Official report says child criminals should have lifelong anonymity
6th Jan 2017
A review commissioned by the government has recommended that child criminals should be given lifelong anonymity to reduce reoffending rates.
Ministers are considering introducing legislation to indefinitely ban the identification of offenders who commit crimes whilst they are under the age of 18, the Times reported.
Currently, under-18s are automatically granted anonymity when they appear in a youth court and are routinely granted the same if they appear at crown court. However, this anonymity expires when they turn 18 and become adults.
The review of the youth justice system by Charlie Taylor, published this month, said that “Once the child turns 18 years of age their name may once again be reported, which risks undermining their rehabilitation as their identity could be established on the internet even though a conviction may have become spent for criminal records purposes.”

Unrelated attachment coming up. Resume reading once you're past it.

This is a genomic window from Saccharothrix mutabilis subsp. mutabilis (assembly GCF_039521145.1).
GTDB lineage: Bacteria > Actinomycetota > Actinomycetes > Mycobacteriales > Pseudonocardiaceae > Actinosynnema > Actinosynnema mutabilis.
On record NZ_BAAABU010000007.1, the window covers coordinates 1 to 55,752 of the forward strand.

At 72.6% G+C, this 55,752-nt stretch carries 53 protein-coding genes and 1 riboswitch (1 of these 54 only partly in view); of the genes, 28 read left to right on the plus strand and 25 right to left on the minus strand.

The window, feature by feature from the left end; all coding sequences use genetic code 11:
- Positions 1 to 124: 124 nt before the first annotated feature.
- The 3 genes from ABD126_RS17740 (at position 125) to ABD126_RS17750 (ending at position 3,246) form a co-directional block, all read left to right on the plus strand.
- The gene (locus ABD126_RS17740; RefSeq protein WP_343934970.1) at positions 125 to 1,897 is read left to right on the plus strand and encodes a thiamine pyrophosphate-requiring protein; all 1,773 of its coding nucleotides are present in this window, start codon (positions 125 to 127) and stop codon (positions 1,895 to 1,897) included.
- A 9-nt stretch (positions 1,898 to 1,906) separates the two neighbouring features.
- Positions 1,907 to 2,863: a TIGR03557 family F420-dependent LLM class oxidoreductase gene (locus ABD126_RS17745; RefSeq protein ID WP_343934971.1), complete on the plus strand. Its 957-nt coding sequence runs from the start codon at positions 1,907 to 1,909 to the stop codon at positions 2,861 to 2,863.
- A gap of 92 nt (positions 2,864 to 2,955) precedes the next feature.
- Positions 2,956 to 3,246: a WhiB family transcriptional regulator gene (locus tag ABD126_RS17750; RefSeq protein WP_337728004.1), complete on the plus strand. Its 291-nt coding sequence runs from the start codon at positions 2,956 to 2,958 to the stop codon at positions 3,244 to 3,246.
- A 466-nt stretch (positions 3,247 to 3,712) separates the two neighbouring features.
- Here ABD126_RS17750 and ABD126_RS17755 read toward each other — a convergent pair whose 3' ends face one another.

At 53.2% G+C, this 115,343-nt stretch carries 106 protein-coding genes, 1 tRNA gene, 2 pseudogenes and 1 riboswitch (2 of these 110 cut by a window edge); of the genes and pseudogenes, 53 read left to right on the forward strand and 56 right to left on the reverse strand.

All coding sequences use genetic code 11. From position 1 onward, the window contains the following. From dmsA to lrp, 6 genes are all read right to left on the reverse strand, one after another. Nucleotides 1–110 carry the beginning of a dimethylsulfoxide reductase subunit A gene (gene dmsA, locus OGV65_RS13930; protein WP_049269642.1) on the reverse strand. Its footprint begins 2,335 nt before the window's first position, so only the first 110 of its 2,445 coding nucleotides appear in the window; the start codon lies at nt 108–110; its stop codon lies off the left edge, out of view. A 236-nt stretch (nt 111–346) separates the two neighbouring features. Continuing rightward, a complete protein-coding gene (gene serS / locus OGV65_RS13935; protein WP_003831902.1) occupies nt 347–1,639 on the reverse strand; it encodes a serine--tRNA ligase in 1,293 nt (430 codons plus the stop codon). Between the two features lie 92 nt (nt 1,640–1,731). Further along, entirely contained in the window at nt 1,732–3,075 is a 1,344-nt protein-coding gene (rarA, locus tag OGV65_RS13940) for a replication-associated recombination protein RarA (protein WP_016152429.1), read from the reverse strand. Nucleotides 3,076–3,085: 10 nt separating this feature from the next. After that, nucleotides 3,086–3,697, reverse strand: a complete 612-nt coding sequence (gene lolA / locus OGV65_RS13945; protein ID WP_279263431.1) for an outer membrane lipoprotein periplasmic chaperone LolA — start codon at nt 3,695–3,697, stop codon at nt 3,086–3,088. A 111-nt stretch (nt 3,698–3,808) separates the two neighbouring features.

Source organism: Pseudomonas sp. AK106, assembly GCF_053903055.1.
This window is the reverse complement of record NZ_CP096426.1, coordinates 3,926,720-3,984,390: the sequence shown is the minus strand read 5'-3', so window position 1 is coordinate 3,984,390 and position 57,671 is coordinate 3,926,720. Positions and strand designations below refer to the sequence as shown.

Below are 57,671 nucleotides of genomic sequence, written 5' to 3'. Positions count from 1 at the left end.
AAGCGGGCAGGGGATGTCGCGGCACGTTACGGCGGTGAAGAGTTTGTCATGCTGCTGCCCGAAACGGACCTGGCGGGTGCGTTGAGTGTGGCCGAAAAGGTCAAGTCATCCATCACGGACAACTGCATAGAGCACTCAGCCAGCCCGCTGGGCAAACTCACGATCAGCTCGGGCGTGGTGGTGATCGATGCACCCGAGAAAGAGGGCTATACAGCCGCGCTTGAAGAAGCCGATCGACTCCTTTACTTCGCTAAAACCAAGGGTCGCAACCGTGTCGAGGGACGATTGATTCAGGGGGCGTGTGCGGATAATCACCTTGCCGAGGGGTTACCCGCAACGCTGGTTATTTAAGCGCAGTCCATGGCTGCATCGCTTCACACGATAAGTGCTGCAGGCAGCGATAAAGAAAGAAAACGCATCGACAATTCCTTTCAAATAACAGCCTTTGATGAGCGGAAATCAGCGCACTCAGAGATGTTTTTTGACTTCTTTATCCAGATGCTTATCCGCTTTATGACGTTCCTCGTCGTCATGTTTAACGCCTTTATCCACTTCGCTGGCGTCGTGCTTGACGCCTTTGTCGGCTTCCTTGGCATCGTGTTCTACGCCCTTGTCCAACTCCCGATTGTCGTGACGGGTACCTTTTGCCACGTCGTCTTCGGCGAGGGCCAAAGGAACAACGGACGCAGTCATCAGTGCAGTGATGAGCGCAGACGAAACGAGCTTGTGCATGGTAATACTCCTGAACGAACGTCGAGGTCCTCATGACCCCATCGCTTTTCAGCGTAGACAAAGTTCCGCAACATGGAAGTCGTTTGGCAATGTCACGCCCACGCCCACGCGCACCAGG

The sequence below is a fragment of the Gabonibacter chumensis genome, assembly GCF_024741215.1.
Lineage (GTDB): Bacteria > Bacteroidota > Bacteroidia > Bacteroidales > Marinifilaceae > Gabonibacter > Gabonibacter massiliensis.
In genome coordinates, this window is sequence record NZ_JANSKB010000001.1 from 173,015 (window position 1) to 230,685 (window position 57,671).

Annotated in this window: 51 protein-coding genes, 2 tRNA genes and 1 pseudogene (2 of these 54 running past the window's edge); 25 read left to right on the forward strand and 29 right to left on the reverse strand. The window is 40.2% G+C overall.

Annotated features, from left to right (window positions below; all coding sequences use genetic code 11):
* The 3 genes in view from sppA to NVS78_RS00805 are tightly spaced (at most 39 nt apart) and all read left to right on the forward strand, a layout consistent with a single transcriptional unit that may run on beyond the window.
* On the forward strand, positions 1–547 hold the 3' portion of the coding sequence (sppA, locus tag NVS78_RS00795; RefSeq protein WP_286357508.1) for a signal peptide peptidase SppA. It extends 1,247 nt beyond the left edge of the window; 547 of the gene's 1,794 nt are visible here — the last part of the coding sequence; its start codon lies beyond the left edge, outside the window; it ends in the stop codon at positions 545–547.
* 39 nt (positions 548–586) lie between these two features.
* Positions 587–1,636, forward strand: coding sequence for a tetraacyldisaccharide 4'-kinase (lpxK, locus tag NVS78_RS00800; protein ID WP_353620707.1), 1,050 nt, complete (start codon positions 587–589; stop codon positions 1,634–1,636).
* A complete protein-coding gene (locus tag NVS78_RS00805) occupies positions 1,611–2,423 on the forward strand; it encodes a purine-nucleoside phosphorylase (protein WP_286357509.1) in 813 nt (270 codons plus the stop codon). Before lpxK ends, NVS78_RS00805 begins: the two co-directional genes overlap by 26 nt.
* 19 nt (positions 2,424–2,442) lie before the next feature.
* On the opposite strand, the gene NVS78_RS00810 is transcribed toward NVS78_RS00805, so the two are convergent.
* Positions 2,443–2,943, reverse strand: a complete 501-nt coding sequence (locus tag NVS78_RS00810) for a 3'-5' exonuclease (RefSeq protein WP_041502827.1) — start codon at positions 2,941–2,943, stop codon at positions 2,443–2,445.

The Just for Kids Law charity welcomed the recommendation, saying that “[child criminals] Being named and shamed for what they have done or accused of doing prevents them ever being able to move on.”
However, Philip Hollobone, the Conservative MP for Kettering, argued against this, stating that the public had a right to know who had been convicted of serious offences.
Child suspects are not legally entitled to anonymity, but it is incredibly rare for media outlets to name them. Taylor said this situation could “undermine” a future order banning identification and should also be changed.
The Ministry of Justice said it would “engage with interested parties, including the Home Office, media and youth justice interest groups” on the recommendations, the Times reported.